Onken's Urban Fruit Grove

Wednesday, August 26, 2015

Onken Greek Style Yogurt

Last week I was invited to an Urban Fruit Grove where yogurt grows on trees...

To celebrate the launch of its Greek Style Yogurt range, Onken created an indoor orchid filled with cocktails, mythological Gods and pictures made from yogurt, aptly located in Soho's Greek Street.
 
Onken Greek Style YogurtOnken Greek Style Yogurt

Onken Greek Style Yogurt

The new range brings delicious fruit flavour combinations including Rhubarb & Ginger, Lemon & Raspberry and Apple & Cinnamon.

We particularly enjoyed the Rhubarb & Ginger flavour: the hint of ginger adds an undertone to the tart rhubarb - a marriage made in heaven.
Onken Greek Style Yogurt
Onken Greek Style YogurtOnken Greek Style Yogurt
Onken Greek Style YogurtOnken Greek Style Yogurt


My Favourite Foodie Places Around Waterloo

Tuesday, August 25, 2015

  GONG the shard  

Located next to London Bridge station, The Shard has an amazing view of the city. GŎNG, on level 52, is the highest bar in London and offers a peaceful escape from the city's bustle - perfect for sunset cocktails and late-night drinks. 
 
The Table Southwark The Table Southwark

With a focus on sourcing quality British ingredients, The Table on Southwark Street is THE place for breakfast. With an all-day brunch menu including waffles, corn fitters and eggs Benedict, I couldn't think of a better place for breakfast.

Hixter Bankside Hixter Bankside

For those working nearby, Hixter Bankside (Mark Hix's Chicken and Steak restaurant), offers an amazing early bird menu from £9.95 including steak tartare and steak sandwiches - don't skimp on the fries, they're the best bit!

 Laithwaites Wine  Laithwaites Wine

Looking for a tipple to take home? Laithwaites Wine, a stone's throw from London's Borough Market, stocks a huge range of wines, spirits & whiskies. Ask about the white port they stock - you'll be blown away.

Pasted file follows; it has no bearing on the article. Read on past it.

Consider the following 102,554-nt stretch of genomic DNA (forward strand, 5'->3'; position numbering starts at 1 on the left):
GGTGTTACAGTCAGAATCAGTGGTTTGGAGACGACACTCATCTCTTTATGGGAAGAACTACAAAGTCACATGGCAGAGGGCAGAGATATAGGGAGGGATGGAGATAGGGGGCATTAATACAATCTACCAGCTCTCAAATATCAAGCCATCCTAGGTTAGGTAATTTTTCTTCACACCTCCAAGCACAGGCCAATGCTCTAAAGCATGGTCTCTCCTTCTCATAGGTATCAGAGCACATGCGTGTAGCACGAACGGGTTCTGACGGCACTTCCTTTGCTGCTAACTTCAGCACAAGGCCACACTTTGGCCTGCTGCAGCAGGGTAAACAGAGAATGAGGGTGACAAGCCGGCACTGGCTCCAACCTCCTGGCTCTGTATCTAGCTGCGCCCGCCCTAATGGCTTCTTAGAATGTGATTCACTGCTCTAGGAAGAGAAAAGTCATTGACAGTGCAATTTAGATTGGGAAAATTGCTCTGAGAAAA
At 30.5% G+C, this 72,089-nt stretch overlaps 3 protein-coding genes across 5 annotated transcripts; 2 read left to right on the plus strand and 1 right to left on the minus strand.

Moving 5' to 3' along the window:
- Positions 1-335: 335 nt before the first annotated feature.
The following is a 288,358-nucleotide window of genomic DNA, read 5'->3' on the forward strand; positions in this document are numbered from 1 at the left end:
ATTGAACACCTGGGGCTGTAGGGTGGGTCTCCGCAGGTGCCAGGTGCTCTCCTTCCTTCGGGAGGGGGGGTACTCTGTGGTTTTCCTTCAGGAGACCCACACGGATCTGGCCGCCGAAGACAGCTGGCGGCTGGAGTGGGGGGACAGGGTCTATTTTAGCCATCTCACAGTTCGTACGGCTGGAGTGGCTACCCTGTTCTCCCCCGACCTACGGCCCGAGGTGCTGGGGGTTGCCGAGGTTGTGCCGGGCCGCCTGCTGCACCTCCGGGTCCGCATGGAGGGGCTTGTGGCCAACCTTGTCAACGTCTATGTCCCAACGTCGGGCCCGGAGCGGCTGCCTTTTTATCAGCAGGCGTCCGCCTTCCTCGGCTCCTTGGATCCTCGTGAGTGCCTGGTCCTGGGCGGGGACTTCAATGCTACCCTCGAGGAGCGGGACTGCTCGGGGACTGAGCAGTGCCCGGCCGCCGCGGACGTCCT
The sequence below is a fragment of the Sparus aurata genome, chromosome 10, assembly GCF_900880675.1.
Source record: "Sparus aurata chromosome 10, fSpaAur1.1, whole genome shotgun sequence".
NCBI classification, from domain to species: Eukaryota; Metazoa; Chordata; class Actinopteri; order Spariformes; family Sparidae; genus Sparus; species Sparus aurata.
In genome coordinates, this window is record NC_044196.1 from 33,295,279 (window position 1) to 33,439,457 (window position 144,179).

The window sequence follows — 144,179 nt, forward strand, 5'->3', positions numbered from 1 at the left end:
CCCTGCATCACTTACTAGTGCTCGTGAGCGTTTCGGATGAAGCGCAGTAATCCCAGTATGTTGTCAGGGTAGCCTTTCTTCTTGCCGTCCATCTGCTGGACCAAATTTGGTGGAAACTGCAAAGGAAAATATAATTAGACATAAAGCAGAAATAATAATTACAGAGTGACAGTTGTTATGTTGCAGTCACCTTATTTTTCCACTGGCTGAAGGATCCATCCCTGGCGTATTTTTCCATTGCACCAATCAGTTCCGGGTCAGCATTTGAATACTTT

Cafe 171  Cafe 171

Located on Union Street in Southwark, Cafe 171 is a hidden gem. Serving fresh, seasonal food from the heart of Jerwood Space, a leading rehearsal venue for theatre and dance, the space is a sanctuary on rainy days.

No-Fuss Lemon Meringue Tart

Monday, August 24, 2015

easy Lemon Meringue Tart 

I have to admit I'm not a good baker. In fact, I'm pretty terrible at making desserts. 

Faced with the prospect of a three course dinner party at the weekend, I roped in the help of my friend David to help me tackle pudding. 

I was recently sent a jar of luxury lemon curd, so decided to make a lemon meringue tart (using ready-made ingredients isn't cheating - it's resourceful, right?!).

lemon curd
lemon curd

We made a pastry case (I followed this recipe) however mine came out rather cracked/dry so if recommend you to buy a ready-made one if you're not a keen baker. 

We filled the case with zesty lemon curd and added dried lavender (remember lavender is potent, so start with a pinch and work up from there).

[TIP - I recently learnt that fresh lavender can be substituted in most savoury recipes that call for rosemary - just use twice as much lavender as rosemary.]

easy Lemon Meringue Tartlavender and lemon

The hardest part of the recipe was the meringue - after separating eggs and adding sugar/vanilla paste, David spent hours whisking the mixture in 29 degree heat as we didn't have an electronic whisk (somehow I don't think he'll be making it again...). 

We finished the tart by piping the meringue over the filling and lightly toasting the outside with a blow tourch.

And voila, a sweet sign-off to our main meal whipped up in no time at all.

Lemon Meringue Tartproud Lemon Meringue Tart